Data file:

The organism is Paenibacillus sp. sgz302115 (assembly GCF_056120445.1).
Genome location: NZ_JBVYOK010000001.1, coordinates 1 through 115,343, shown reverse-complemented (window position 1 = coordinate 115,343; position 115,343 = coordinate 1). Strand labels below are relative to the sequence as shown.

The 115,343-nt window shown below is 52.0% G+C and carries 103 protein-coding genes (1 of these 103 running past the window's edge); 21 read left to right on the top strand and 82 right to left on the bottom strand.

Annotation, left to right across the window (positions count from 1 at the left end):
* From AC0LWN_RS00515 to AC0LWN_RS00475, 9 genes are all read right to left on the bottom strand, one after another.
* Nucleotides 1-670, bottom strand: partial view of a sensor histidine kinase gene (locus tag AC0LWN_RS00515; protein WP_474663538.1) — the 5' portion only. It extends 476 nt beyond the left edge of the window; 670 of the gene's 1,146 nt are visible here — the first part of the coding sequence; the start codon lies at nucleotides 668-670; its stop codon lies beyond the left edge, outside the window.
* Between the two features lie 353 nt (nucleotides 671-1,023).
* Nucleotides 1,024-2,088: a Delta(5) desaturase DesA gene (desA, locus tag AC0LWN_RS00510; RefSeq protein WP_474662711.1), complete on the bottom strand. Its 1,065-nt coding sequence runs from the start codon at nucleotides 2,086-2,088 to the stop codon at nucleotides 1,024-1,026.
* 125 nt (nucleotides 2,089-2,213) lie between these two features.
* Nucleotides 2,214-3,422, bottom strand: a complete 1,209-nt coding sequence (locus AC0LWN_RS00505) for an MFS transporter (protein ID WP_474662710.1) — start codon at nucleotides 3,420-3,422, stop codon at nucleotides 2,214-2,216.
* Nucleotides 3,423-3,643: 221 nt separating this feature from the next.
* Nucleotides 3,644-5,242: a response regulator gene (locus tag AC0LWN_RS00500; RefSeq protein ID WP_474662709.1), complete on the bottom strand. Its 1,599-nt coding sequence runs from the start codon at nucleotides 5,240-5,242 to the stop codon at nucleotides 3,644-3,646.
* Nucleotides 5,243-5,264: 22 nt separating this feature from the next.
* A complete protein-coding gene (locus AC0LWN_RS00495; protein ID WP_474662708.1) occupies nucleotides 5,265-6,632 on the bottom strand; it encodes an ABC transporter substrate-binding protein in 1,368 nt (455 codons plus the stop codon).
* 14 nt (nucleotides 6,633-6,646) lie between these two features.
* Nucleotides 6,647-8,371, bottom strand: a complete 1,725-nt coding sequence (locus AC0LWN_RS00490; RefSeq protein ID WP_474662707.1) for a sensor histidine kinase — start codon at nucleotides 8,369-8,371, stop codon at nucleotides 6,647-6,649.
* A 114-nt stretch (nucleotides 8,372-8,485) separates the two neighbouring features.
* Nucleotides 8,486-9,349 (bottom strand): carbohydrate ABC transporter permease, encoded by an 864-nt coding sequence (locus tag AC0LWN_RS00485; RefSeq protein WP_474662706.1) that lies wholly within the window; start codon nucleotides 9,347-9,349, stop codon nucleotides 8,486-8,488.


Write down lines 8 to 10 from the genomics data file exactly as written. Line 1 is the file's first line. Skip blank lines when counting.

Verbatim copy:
* Nucleotides 1,024-2,088: a Delta(5) desaturase DesA gene (desA, locus tag AC0LWN_RS00510; RefSeq protein WP_474662711.1), complete on the bottom strand. Its 1,065-nt coding sequence runs from the start codon at nucleotides 2,086-2,088 to the stop codon at nucleotides 1,024-1,026.
* 125 nt (nucleotides 2,089-2,213) lie between these two features.
* Nucleotides 2,214-3,422, bottom strand: a complete 1,209-nt coding sequence (locus AC0LWN_RS00505) for an MFS transporter (protein ID WP_474662710.1) — start codon at nucleotides 3,420-3,422, stop codon at nucleotides 2,214-2,216.